The federal courts have consistently refused to allow direct judicial review of Board orders made in representation proceedings. In certain extraordinary circumstances, a District Court's review of Board orders in representation proceedings has been allowed:
(1) where the Board has acted in excess of its powers, has violated a clear mandatory requirement of statute;
(2) where there is involved a public question of considerable national interest with international overtones; and
(3) where there is a substantial showing that the constitutional rights of the complaining party were violated.
The first two exceptional circumstances are described by the Supreme Court in Boire v. Greyhound Corp., supra. At page 898 of 84 S.Ct., at page 854 of 11 L.Ed.2d, we find:
'* * * In Leedom v. Kyne, 358 U.S. 184, 79 S.Ct. 180, 3 L.Ed.2d 210, despite the injunction of 9(b)(1) of the Act that 'the Board shall not (1) decide that any unit is appropriate * * * if such unit includes both professional employees and employees who are not professional employees unless a majority of such professional employees vote for inclusion in such unit,' the Board-- without polling the professional employees-- approved as appropriate a unit containing both types of employees. The Board conceded in the Court of Appeals that it 'had acted in excess of its powers and had thereby worked injury to the statutory rights of the professional employees.' 358 U.S. at 187, (79 S.Ct., at 183,) 3 L.Ed.2d 210 (at 213). We pointed out there that the District Court suit was 'not one to 'review,' in the sense of that term as used in the Act, a decision of the Board made within its jurisdiction. Rather it is one to strike down an order of the Board made in excess of its delegated powers and contrary to a specific prohibition in the Act.' 358 U.S. at 188, (79 S.Ct., at 184,) 3 L.Ed.2d 210 (at 214). Upon these grounds we affirmed the District Court's judgment setting aside the Board's 'attempted exercise of (a) power that had been specifically withheld.' 358 U.S. at 189, (79 S.Ct. at 184,) 3 L.Ed.2d 210 (at 214). And in McCulloch v. Sociedad Nacional, 372 U.S. 10, (83 S.Ct. 671,) 9 L.Ed.2d 547, in which District Court jurisdiction was upheld in a situation involving the question of application of the laws of the United States to foreign-flag ships and their crews, the Court was careful to note that 'the presence of public questions particularly high in the scale of our national interest because of their international complexion is a uniquely compelling justification for prompt judicial resolution of the controversy over the Board's power."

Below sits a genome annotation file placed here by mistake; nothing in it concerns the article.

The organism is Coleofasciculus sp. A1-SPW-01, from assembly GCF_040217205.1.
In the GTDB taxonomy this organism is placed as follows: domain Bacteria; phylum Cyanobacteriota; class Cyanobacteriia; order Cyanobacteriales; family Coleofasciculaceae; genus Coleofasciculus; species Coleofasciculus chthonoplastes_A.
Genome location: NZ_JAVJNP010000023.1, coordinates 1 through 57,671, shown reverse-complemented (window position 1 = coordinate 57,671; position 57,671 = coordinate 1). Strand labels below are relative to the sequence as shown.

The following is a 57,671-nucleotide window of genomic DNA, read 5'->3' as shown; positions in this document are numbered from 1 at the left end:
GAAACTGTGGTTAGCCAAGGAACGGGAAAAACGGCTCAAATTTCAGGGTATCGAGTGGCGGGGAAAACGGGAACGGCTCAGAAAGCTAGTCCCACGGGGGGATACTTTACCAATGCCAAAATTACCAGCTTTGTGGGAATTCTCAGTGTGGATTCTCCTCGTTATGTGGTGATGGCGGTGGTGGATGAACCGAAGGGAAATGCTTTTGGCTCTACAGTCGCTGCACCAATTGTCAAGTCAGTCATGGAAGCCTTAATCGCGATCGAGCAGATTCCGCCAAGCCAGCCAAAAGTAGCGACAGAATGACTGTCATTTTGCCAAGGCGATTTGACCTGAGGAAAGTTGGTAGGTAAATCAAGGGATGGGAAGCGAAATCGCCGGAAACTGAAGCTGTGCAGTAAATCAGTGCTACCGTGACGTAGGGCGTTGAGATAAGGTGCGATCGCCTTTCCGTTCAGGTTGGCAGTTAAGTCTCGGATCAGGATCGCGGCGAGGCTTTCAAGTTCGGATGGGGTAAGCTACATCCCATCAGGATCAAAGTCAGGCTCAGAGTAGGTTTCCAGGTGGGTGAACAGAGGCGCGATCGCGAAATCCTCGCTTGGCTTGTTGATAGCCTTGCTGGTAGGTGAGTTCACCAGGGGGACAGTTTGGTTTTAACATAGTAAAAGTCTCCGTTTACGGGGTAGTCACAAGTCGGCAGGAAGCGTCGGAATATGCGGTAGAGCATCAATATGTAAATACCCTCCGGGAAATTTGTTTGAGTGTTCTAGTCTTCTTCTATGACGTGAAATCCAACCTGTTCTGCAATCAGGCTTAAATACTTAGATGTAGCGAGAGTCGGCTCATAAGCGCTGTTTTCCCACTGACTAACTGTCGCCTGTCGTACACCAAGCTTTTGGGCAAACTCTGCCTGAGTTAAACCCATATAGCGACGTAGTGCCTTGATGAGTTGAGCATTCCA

In making further reference to Kyne, the Court stated at page 899 of 84 S.Ct., at page 855 of 11 L.Ed.2d:
'* * * The Kyne exception is a narrow one, not to be extended to permit plenary district court review of Board orders in certification proceedings whenever it can be said that an erroneous assessment of the particular facts before the Board has led it to a conclusion which does not comport with the law. Judicial review in such a situation has been limited by Congress to the courts of appeals, and then only under the conditions explicitly laid down in 9(d) of the Act.'
The third exceptional circumstance is set forth by the Second Circuit in Fay v. Douds, 1949, 172 F.2d 720, at 723:
'* * * The plaintiff * * * asserts that the Local has a 'property' right in the maintenance of its position as exclusive bargaining agent, and that this was substantially invaded by denying its privilege of a hearing upon the 'investigation,' preparatory to deciding whether an election should be called. If this assertion of constitutional right is not transparently frivolous, it gave the District Court jurisdiction; * * *'
The Courts of Appeal have considered the three exceptional circumstances in many cases, among which, pertinent here, are: